Human Resource executives are increasingly expected to be a key part of their companies’ overall strategic planning and policymaking.
The responsibilities of human resources managers have been evolving for some time, gradually shifting from a merely administrative function to a far more strategic business role. While traditional human resource management focuses on recruiting and hiring top talent and ensuring that they have the compensation, benefits, and training they need for success, strategic resource management expands upon these primary functions.
Strategic resource managers align the core HR responsibilities with the overall organizational goals of a company. They do this by increasing interaction with other departments within an organization in order to ensure that employees are equipped to meet specific departmental needs and contribute to overall company success.
To attract, train, and retain these employees, HR managers now look after a wide range of tasks including marketing, recruiting, and talent management. Above all else, HR managers must develop a keen understanding of company culture, values, and goals in order to help foster a positive work environment for both managers and staff.
To meet the demands of this expanding role, HR managers now require higher levels of training both in school and on the job. “As the size of HR departments grows, the responsibilities of HR managers are increasing as well, and companies are looking for highly qualified candidates for HR management positions,” says Chen I-heng, a professor at the Institute of Human Resource Management of National Sun Yat-sen University in Kaohsiung. “Without a master’s degree in HR management, becoming a professional HR manager is quite difficult.”
Interest in the HR management master’s program at his Institute has risen steadily, says Chen. Currently, the two-year program at his Institute accepts 80 students per year. Many other universities in Taiwan also offer strong graduate programs in Human Resources, including Taipei’s National Chengchi University and Taoyuan’s National Central University.
But extensive academic training is not enough to ensure success for HR managers. “Master’s programs in Human Resource Management always focus on teaching general courses that train students in core HR skills such as recruiting, evaluation, training, and HR strategy,” Chen explains. “These courses, although they provide students with extensive knowledge of Human Resources, fail to provide them with industry-specific skills.”
Chen, whose own research focuses on HR management in the service industry, notes that the broad sweep of most university programs in the HR field “has always been a problem, because HR managers should know and understand the industry they work in.” In the hotel industry, for example, he notes that HR managers have long struggled to develop suitable training programs for their staff, since much of what they learned in class may be “completely impractical” in their particular industry.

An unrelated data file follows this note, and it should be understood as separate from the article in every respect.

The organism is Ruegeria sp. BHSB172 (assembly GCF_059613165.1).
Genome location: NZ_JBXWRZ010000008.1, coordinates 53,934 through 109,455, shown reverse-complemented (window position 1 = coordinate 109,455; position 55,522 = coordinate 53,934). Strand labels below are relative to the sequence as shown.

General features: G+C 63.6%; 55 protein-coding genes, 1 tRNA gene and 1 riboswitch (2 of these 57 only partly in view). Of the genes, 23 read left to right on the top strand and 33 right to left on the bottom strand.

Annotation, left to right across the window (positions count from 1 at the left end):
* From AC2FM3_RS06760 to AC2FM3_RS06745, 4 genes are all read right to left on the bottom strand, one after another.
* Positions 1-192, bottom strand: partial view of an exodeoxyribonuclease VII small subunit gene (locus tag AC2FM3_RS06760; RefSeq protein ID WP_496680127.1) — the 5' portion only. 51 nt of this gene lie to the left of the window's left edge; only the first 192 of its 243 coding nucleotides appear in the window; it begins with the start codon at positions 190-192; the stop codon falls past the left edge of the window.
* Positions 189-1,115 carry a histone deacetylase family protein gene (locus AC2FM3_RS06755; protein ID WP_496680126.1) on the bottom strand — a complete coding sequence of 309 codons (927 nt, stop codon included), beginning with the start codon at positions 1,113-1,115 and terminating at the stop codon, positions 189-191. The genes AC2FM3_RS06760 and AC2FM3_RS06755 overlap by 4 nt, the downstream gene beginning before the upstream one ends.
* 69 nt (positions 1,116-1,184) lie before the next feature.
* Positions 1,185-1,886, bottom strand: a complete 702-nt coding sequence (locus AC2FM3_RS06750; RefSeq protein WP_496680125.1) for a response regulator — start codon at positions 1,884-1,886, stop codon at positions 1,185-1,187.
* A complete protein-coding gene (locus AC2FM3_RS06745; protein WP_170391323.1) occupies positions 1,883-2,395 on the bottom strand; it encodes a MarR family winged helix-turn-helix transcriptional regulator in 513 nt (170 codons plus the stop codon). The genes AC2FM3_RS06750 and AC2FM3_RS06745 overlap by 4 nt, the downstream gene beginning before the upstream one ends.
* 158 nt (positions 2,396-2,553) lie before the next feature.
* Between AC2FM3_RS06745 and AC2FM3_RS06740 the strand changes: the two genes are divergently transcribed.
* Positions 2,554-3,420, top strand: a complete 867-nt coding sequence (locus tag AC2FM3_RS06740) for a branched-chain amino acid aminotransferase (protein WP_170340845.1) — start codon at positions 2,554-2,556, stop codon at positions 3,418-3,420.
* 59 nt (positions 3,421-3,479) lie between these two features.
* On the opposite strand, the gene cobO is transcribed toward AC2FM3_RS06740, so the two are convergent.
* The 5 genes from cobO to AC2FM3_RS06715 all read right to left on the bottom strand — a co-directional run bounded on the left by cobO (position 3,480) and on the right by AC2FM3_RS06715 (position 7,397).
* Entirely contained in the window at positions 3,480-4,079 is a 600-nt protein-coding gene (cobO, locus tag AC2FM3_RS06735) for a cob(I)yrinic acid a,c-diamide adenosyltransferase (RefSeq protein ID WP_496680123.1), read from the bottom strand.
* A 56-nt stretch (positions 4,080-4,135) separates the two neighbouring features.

In contrast, William Farrell, Managing Partner for the Greater China region at Boyden Executive Search, emphasizes the importance of finding HR managers with a strategic skill set. “While having very technical, industry-specific knowledge is essential, I don’t think that’s the main challenge,” he says. “When searching for a senior HR executive, companies are looking for somebody who has broad and in-depth knowledge of key human resource functions but can also think and operate on a more strategic level. Especially for more senior positions, companies are a bit more willing to look at somebody who is not specifically from their industry.”
Once companies find candidates who can fulfill these strategic roles, teaching them industry-specific skills is a necessary but manageable task, Farrell says. But balancing the need for industry knowledge with the importance of a more strategic business skill-set is always a challenge.
Strategies across generations
“Whether you’re thinking about a head of human resources for Taiwan or a head of human resources for Asia Pacific, for someone to be successful in that role they’re going to have to have a wide range of attributes – an understanding of local regional culture, the core HR skill set, and ideally a business- and strategy-oriented mentality,” notes Farrell. The key challenge, then, is finding these well rounded, adaptable, and strategically oriented HR managers.
“Identifying someone who has that very business-oriented strategic mindset plus a firm grasp of the rest of the key functions of human resource management is quite tough,” Farrell notes. The candidates that most often meet these complex criteria “are probably a bit younger than the hiring firm would expect,” he says. In general, the younger talent tends to be more strategically inclined, whereas the older managers are more familiar with the traditional administrative responsibilities of HR management.
Taiwan’s shift from a manufacturing to a service-based economy further contributes to the success and suitability of younger HR managers. “The way you manage a service-oriented business as opposed to a manufacturing business is quite different, particularly in regard to HR issues,” explains Farrell. “In big service organizations you’re not worried about labor relations very much, and outside a factory environment you’re not as worried about environmental safety. The training issues and the career development issues for those working in a factory as opposed to a bank differ dramatically.” The younger managers therefore have an advantage over the more senior HR people who grew up in a manufacturing environment and have far less exposure to the service economy.
On the other hand, younger managers may lack the maturity and experience required for high-level leadership roles, Farrell notes. Another challenge is that strategically minded people in the early stages of their career development are rarely attracted to HR management. “The shift in functions of HR management is something that began in the West with multinational corporations and is slowly trickling into Asia,” Farrell explains. As a result, many people in Taiwan still look on HR as a primarily administrative function.